|| ||Anton Vorontsov <email@example.com> |
|| ||firstname.lastname@example.org |
|| ||[ANN] Userspace low memory killer daemon |
|| ||Thu, 16 Aug 2012 00:01:04 -0700|
|| ||John Stultz <email@example.com>,
Leonid Moiseichuk <firstname.lastname@example.org>,
Pekka Enberg <email@example.com>,
KOSAKI Motohiro <firstname.lastname@example.org>,
Minchan Kim <email@example.com>,
Bartlomiej Zolnierkiewicz <firstname.lastname@example.org>,
Christoph Lameter <email@example.com>,
Arve =?utf-8?B?SGrDuG5uZXbDpWc=?= <firstname.lastname@example.org>,
Colin Cross <email@example.com>, firstname.lastname@example.org,
|| ||Article, Thread
This quite long email (sorry!) has two purposes: to announce userland
lowmemory killer daemon to a broader audience, and to resume discussion
on lowmemory notifications.
The userland lowmemory killer daemon (ulmkd), behaves the same way as
kernel's lowmemorykiller (LMK) driver, except that the policy now lives
in the userland, and the daemon expects some 'low memory notification'
services from the kernel (currently, the main backend is cgroups).
Plus, with userland approach now we can send not only SIGKILL, but also
user-specific events, upon which programs would not just quit, but would
e.g. release/garbage collect memory or we could even try to
preemptively suspend and put selected "currently not important"
processes into swap (something, I believe, Windows 8 does nowadays,
sorry for the analogy. :-) This also seem to slightly relate to
fallocate volatile work: the trend is to make resource management a bit
smarter, export userland's knowledge about resources to the kernel, give
the kernel some hints.
ulmkd is a drop-in replacement for lowmemorykiller driver; one can
disable CONFIG_ANDROID_LOW_MEMORY_KILLER in the kernel config, start
ulmkd, and everything should behave the same way.
Also, I do hope the code would be useful not only for Android, so if
anybody wants to extend it, you're more than welcome.
The code is tiny, and is available in this git repo:
(The repo is three months old since the stuff seem to just work, at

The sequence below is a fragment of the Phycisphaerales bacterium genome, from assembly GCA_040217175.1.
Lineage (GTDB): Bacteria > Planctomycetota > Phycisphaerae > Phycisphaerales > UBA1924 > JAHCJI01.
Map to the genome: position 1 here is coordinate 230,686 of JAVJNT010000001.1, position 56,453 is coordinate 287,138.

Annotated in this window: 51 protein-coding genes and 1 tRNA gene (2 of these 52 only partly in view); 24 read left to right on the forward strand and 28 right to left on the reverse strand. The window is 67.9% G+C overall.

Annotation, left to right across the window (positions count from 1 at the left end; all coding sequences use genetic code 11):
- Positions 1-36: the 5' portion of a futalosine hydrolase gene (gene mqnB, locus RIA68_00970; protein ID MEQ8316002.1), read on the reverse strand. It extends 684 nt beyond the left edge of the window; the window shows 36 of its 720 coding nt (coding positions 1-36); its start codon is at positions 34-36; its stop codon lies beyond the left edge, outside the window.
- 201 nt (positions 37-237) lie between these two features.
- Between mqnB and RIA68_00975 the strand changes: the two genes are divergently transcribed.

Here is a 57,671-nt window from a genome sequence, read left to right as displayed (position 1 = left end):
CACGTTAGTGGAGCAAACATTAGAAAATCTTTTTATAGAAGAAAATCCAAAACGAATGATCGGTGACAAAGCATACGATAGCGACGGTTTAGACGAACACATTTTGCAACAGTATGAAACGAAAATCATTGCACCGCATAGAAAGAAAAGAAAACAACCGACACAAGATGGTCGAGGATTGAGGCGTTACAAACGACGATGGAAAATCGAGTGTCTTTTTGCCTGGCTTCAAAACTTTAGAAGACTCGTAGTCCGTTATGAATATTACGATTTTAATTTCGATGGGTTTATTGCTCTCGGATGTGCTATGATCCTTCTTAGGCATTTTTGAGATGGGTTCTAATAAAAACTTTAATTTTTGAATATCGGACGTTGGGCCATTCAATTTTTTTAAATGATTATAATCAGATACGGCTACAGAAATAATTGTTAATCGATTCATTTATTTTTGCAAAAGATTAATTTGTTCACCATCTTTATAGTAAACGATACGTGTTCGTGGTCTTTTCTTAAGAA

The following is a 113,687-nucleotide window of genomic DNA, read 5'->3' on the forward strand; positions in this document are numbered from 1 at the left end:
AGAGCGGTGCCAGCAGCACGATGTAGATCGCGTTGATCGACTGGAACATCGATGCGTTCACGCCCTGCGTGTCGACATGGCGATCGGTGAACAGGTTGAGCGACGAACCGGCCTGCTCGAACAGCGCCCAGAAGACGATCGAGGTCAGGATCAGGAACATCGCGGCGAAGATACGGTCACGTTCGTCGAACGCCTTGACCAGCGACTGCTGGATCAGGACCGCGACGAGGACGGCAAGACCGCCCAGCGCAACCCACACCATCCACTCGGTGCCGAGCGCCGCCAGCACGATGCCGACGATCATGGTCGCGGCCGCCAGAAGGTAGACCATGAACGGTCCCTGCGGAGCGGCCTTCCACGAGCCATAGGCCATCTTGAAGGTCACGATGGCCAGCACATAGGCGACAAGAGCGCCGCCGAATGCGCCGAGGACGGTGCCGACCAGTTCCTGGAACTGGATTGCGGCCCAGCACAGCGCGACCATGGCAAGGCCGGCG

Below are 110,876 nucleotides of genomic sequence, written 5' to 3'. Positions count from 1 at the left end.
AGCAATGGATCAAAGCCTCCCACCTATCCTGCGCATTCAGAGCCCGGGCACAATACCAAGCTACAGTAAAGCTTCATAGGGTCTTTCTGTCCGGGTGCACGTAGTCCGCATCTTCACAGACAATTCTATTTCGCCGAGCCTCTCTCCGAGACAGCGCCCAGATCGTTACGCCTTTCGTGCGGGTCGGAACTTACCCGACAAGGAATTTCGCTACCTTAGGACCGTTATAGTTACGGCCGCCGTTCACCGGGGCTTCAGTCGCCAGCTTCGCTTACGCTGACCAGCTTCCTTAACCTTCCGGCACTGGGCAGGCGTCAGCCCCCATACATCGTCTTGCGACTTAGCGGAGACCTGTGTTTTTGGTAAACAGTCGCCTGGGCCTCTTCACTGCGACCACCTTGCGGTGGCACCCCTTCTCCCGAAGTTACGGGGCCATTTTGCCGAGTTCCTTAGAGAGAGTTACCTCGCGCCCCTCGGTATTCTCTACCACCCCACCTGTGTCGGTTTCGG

least with cgroups.)
The daemon consists of two parts,
- Low memory notifications handling;
- Task list management.
For notifications, there are two backends: cgroups and vmevent. Vmevent
support is quite outdated, but it is still there just to show the idea.
I plan to substitute it with deferred timer polling + shrinker
notifications (see below).
For task list management, two methods implemented: /proc based (the
daemon reads PIDs and oom_adj values from the /proc directory), and
shared memory based, where it is expected that Android Activity Manager
(or Maemo, or Tizen manager, or whatever) would keep the task list in
the memory, and share it with the killer daemon. The demo_shm.c file
provides a small example, it "proxies" task list from /proc to a shared
memory. (The Android Activity Manager already manages its own task
list, we just need to teach it to share it with the daemon.)
Note that we have to implement LMK as a separate small daemon, the
reason behind this is best described in Android example: in JVM we can't
guarantee 'no new new memory allocations', we're out of control of what
JVM does with memory. Plus, we don't want the killer to be swapped out,
and so in ulmkd we call mlockall(), thus locking just the small daemon,
not the whole JVM.
Some words about latency: the reaction time is not a big issue in "Low
Memory Killer" duties, this is because LMK triggers when we have plenty
of free memory and time (tens and hundreds of megabytes), and OOMK
(in-kernel OOM killer) will help us if we're too slow. So ulmkd by no
means is going to "replace" OOMK.
Note that no matter if we choose to kill processes from kernel or
userspace, current in-kernel LMK driver would still need a lot of rework
to get it right.
The main problem is vm_stat counters. The vm_stat counters are per-node,
per-cpu, and gathering the statistics from all the nodes might be quite
expensive: e.g. on SMP to synchronize global counters, we'd need to
issue an IPI, which, if we presume that we need a low-latency LMK, would
disturb the system quite a lot, and the whole point of "light weight"
LMK driver defeats itself.
In-kernel LMK started when most users where UP/"embedded", so it was all
straightforward. But now SMP is quite common setup even on embedded
devices, and so we will need to "adjust" LMK to a new reality, sooner or
later. And we'd better do it in the best possible way, right from the
(Note that adding another LRUs, like "easily reclaimable list", doesn't
solve the vm_stat issue. Identifying which pages are easily reclaimable
is one thing, but statistics is another.)
So, in-kernel LMK shares the same issues with vmevent lowmemory
notification approach, because both use vm_stat, which we can't update
frequently, and so the statistics are not up to date anyway.
In ulmkd I want to try another approach (in addition to cgroups):
- Considering that we don't have to be super-low-latency, we can just
poll /proc/vmstat from userland very infrequently *and* using deferred
timers approach to save power, as we did in vmevents -- we won't wake
up the system needlessly. As far as I can see, there is no such thing
as deferred timers for userland yet, so this is going to be a key
- Export shrinker notifications to userland (via vmevents API?). This
would zap all the discussions about what to consider "low memory", as
shrinker is just a small hint that kernel is short on the memory, and
we'll OOM pretty soon (assuming no swap).
Does it sound viable? Note that nothing is set in stone here, before
going all-in into it, I'd really want to hear opinions and more ideas.
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